We can restart the trilateral delegations of unionists from Israel, Palestine and the UK, build concrete links with both the Histadrut and the PGFTU (exchanges, branch twinning, awareness-raising and financial support to trade unions in Israel and Palestine is the real way forward.

We can learn from the model of the FBU-Histadrut-PGFTU cooperation. We can support all steps, however small, to unite Israeli and Palestinian workers.

And we can support a just settlement based on mutual respect and acknowledgement of national rights. To that end, we should review the TUC’s relationship with the Palestine Solidarity Campaign (PSC) and consider supporting progressive organisations such as One Voice.

Why? Because the TUC supports the two-state solution: two states for two peoples, a secure Israel living in peace alongside a viable Palestine. The PSC does not. One Voice does.

The internationalist traditions of the British trade union movement have traditionally been all about engagement, building bridges, forging worker-to-worker links, delivering practical solidarity, and comradely criticism when it is due.

To break links with the Histadrut would be a giant step towards a different kind of ‘internationalism’  – alien to the British trade unions, demonising one party, glamorising the other, stoking divisions on the ground, and isolating the TUC from the constructive work of its global partners and the ITUC.

The TUC and ITUC have worked for over forty years to build bridges between the Histadrut and the PGFTU. Those efforts bore fruit in 2008, with a landmark agreement between the two federations. We should not let sectarians and political activists in the West ruin all that work.

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15 Responses to “In defence of the Histadrut: a response to Gary Spedding”

  1. Lee Butcher

    Leaving aside the issue of whether or not boycotting is the right strategy to take, Professor Johnson fails to mention that the Histadrut is a government agency and as such is ultimately accountable to the Israeli state and the politicians that run it. This makes the organisation structurally very different from the British TUC, who are accountable to trade unions who are free from government control.

    Comparing the two as like for like is therefore quite flawed.

    The Histadrut has always been an influential part of the Israeli state; historically between the 1920s and 1940s it was the principle organising body of the Jewish Agency (the authority that would become the independent Israeli state). While some of that influence has lessened it would be inaccurate to say that the Histadrut and the Israeli state operate in separate spheres and that the misbehaviour of the Israeli state has no bearing on the Histadrut.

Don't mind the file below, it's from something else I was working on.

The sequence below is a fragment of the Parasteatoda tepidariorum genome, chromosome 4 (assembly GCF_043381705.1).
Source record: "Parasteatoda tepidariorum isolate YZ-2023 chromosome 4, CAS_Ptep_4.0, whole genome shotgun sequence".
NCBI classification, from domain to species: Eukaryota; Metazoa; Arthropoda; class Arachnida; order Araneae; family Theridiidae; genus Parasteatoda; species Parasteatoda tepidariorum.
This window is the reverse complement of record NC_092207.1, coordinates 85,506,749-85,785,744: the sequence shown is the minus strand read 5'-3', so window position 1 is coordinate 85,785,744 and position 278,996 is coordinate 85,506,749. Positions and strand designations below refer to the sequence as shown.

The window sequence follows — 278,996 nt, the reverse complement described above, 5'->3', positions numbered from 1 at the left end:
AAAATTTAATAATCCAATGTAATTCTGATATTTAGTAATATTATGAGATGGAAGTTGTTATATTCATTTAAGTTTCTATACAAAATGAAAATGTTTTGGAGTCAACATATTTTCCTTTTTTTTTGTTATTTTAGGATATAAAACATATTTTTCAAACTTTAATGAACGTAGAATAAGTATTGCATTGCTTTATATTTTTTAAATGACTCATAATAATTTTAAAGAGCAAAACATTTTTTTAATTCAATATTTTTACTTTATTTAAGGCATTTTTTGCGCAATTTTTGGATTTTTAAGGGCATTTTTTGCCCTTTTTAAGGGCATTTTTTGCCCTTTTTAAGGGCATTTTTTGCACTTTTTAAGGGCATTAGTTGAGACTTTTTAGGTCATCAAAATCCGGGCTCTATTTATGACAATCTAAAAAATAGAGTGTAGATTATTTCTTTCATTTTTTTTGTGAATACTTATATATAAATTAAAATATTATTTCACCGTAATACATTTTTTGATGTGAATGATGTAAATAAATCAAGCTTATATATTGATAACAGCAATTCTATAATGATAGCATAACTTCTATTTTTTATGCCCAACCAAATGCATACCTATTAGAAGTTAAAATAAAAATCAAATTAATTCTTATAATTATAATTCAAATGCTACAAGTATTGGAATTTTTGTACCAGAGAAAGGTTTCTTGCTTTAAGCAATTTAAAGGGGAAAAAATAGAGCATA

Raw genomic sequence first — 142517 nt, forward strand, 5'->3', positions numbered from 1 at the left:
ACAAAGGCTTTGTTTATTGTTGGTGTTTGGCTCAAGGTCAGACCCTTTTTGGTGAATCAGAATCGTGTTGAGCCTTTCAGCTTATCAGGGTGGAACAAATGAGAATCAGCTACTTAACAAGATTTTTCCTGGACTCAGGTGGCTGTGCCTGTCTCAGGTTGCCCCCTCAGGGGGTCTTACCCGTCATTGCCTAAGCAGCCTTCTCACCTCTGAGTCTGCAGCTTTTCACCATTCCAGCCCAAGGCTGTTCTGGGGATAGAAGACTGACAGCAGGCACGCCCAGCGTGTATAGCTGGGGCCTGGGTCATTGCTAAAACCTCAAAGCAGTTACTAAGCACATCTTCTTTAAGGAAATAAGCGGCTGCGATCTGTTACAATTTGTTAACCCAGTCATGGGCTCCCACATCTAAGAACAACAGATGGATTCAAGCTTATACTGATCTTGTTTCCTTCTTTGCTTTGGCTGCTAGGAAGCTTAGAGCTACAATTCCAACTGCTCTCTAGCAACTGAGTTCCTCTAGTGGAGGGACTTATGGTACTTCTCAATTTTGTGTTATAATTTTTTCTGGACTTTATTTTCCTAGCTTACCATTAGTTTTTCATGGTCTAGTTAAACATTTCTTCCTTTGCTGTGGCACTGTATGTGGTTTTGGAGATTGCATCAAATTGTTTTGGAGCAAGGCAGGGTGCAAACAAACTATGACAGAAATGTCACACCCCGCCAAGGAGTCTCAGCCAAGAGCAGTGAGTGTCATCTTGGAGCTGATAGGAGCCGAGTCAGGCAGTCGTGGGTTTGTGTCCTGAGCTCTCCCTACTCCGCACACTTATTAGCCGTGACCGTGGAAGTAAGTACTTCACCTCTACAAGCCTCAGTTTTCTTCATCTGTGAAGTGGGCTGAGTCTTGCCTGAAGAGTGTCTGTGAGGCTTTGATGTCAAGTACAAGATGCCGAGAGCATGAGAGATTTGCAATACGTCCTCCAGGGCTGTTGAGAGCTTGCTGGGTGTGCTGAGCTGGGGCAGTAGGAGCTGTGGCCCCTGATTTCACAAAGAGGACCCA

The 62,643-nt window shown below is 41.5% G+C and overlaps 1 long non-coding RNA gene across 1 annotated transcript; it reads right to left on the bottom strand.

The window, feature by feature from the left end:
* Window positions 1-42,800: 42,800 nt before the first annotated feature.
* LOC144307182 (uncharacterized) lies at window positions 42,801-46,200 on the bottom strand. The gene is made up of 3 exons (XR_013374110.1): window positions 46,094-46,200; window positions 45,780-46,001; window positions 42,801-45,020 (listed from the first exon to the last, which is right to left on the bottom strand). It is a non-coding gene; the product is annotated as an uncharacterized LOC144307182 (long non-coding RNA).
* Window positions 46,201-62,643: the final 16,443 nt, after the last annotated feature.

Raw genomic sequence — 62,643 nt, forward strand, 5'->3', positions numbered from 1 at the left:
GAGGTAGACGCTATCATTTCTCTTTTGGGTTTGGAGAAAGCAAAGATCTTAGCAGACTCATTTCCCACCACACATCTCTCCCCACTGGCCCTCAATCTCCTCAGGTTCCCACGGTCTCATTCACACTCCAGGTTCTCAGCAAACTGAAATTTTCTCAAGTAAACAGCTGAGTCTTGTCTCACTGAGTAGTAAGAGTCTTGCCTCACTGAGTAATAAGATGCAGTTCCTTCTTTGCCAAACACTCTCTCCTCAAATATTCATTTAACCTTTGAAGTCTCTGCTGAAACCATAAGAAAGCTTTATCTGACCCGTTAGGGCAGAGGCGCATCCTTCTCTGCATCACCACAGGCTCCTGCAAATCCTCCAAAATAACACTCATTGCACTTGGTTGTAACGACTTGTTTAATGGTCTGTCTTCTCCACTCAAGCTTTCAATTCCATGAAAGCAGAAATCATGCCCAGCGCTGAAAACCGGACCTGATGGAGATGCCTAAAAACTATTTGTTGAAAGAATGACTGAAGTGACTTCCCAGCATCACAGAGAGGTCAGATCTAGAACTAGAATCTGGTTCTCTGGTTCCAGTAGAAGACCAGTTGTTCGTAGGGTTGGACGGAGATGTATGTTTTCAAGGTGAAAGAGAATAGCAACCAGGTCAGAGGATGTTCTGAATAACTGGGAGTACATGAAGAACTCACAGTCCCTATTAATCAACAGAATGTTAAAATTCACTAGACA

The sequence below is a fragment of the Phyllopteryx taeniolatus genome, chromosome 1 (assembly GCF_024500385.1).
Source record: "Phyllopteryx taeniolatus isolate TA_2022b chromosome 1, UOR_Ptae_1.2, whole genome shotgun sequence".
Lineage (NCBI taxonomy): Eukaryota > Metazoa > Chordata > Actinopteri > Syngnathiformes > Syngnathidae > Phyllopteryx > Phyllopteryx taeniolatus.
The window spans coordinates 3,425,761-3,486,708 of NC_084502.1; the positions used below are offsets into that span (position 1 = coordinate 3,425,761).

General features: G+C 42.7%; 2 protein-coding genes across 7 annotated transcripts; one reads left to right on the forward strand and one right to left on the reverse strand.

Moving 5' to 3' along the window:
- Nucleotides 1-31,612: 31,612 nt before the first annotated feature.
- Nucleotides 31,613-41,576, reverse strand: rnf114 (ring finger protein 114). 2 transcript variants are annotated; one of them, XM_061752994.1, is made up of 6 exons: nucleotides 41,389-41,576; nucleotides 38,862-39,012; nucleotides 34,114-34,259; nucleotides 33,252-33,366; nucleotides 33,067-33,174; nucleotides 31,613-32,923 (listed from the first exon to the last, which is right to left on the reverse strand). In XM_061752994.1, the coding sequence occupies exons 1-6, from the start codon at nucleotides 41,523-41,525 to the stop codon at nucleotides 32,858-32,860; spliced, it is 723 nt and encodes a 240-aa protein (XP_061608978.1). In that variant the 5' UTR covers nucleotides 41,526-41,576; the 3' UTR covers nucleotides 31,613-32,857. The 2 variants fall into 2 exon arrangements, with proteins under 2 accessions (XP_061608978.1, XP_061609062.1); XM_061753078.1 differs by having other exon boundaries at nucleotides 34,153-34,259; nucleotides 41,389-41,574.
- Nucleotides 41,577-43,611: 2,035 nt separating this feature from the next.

Any effort to encourage better behaviour will focus on the agencies of the state, whether the executive, the Knesset or operational branches like the IDF and the Histadrut. This I believe would be a more accurate context within which to see the role of the Histadrut.

    Whether engagement or boycott is the best strategy is a different question, but that debate should take place with an accurate understanding of the structural relationships of the various actors.

  2. alex_bjarnason

    Lee, the Histadrut are not a government agency- simply not true, they are independent. And not true that they answer to the state’s political leaders. What are you basing that on?

    I wouldn’t deny the Histadrut has had a major role in the development of the State, but that’s completely difference to being the state and being under the control of the state.

    The comparison to the IDF is bizarre.

  3. Lee Butcher

    Formally that may be the case, but as someone who has worked directly with the Israeli authorities it was the Histradrut that represented the Israeli state and worked as the main intermediary with other agencies, including the IDF. The decline of Israeli Labor has muddied the waters, but in most areas of policy the two work so closely together that the Histadrut functions much as the government agencies do. Formally you are correct, but in practice the situation is much more complicated than you suggest.

    The relationship between the Israeli government and the Histradrut is very different from that of the British Government and the TUC. There are virtually no situations where the TUC would operate as a representative of the British state. The same cannot be said for the Histadrut.

    The IDF comparison is entirely fair. As an organisation they work to implement the policies of the Israeli state (except where disagreements occur, but those are largely domestic Israeli concerns, and do not relate to the occupation). As a result of their activities and proximity to the Israeli state they are open to the same criticisms as the likes of the IDF (and other government agencies).

  4. Roy


    At first you claimed that the Histadrut “is a government agency”, and now you claim that while not a givernment agency “formally”, it is in “practice”.

    As an Israeli citizen who is somewhat familiar with the Histadrut actual “practice”, I’m not aware of any example in the last, say, 2 decades of the Histadrut acting as a government agent.

    Can you provide a real life example of your claim, or will this remain all in the realm of “trust me, I know”?

    In practice, the Histadrut is, time and again, one of the fiercest opponents of the government regarding labor issues, so I fail to see how can it also be the government agent…

  5. Lee Butcher

    My won experience, whole working on behalf of a British trade union trying to get aid into the